In prison just as in the outside world, one encounters people who are not quite as mentally stable as most. But the tensions created in prison are heightened by an inmate who doesn’t have appropriate filters, one who speaks without much thought for who he might be offending.
Such is the case with Brian, a man given to sudden and random outbursts. Sometimes these eruptions take the form of a felt need to act like a parrot for 20 minutes or so, hopping up on stools and flapping his elbows while shrieking wild bird calls. Other times his expressions take the form of some rap chant he has invented, and he wanders through the unit weaving among the inmates yelling his verses at the top of his lungs to no one in particular. There is an amazing tolerance among the men in spite of these behaviors, and Brian even has a number of men who have befriended him and include him in games of dominoes or cards.
But Brian has another side that causes so much tension on the unit that I sometimes wonder how he has managed to stay alive for so long. He is a very vocal racist, and he seems oblivious to the reactions he gets when he spouts his unfiltered opinions in the presence of black inmates. I’m thinking of two incidents in particular during which I was thinking I may need to duck for cover having cringed at what had come out of his mouth.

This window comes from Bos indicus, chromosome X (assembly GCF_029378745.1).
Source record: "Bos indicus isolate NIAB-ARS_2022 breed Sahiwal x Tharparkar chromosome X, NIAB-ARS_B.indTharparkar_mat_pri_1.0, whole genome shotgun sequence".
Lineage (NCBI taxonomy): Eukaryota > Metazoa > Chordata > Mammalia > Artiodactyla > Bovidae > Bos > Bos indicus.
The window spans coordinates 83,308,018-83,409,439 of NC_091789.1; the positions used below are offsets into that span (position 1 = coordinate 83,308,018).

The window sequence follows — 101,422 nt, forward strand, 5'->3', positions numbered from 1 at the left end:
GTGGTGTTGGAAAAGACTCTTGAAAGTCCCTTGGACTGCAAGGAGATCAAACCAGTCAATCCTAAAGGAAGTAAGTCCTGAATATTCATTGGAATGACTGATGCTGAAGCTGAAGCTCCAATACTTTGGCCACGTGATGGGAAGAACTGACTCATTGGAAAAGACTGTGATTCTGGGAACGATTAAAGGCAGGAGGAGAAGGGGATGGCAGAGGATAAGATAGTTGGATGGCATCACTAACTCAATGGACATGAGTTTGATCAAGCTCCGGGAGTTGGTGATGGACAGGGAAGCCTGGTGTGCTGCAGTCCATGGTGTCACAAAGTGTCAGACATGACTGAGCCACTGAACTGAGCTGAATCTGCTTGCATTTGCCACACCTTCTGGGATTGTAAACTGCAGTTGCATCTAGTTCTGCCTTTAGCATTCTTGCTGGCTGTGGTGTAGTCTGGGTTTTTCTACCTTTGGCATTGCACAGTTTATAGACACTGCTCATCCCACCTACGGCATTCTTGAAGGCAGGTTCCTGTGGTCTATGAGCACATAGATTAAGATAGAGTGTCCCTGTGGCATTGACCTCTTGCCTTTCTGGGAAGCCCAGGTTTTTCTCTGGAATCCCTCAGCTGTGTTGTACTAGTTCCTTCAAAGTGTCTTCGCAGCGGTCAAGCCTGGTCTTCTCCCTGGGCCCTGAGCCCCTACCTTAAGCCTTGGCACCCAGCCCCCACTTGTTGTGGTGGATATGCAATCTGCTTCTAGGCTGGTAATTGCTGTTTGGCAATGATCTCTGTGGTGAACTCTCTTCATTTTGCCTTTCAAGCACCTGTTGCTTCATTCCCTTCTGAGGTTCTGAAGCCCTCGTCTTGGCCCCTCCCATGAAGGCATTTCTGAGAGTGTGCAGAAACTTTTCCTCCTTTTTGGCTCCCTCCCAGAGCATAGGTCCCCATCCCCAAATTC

One was during the media blitz covering the shooting of the Dallas police officers at a “Black Lives Matter” rally. Brian, with a string of expletives, insisted that black people were whiners who were treated no worse than anyone else by the police. He ranted on and on until he was finally confronted by one of the black inmates. The debate became more heated and escalated until finally one of the black man’s friends took him by the arm and led him away saying that it was not worth his time. I had done nothing during this incident other than prepare myself to make a hasty getaway in the event of a violent outbreak. I had decided in the moment, for right or for wrong, that to confront Brian in this situation would only cause things to escalate. But, in the end, I felt like I had given up a sliver of integrity in order to save my own skin. I wished I had said something.
The second incident happened the night I returned to my unit from two weeks in the SHU. The last night of the Democratic National Convention was being televised, and I had decided to watch it to get a better sense of Tim Kaine and to hear Barack Obama’s address. I was sitting at the “white” table, and Brian was sitting next to me, loudly offering his political views, mostly disdain for the Democratic Party and Hillary Clinton, again with a healthy string of expletives. But when President Obama came on to deliver his speech, Brian began to criticize him so loudly I could barely hear the address, even with my ear buds turned all the way up. I glanced over at the “black” table and could feel the tension rise. Brian was being exceptionally rude and obnoxious, even for him. Instinctively I stood up and, without saying a word to Brian, walked over to stand by the black table. As Brian fell silent, and I continued to watch the address, I felt a tap on my shoulder. One of the black men pointed to an empty seat at their table and invited me to sit down. When I thanked him and took my seat, the man sitting next to me, a man with whom I had never had a conversation, held out his clenched fist in an invitation to tap knuckles and said, “Welcome back.” I never would have imagined that he would have known that I had just spent two weeks in the SHU. I saw respect in his eyes and felt my sense of integrity reviving, thanking God for small (or maybe not-so-small) graces.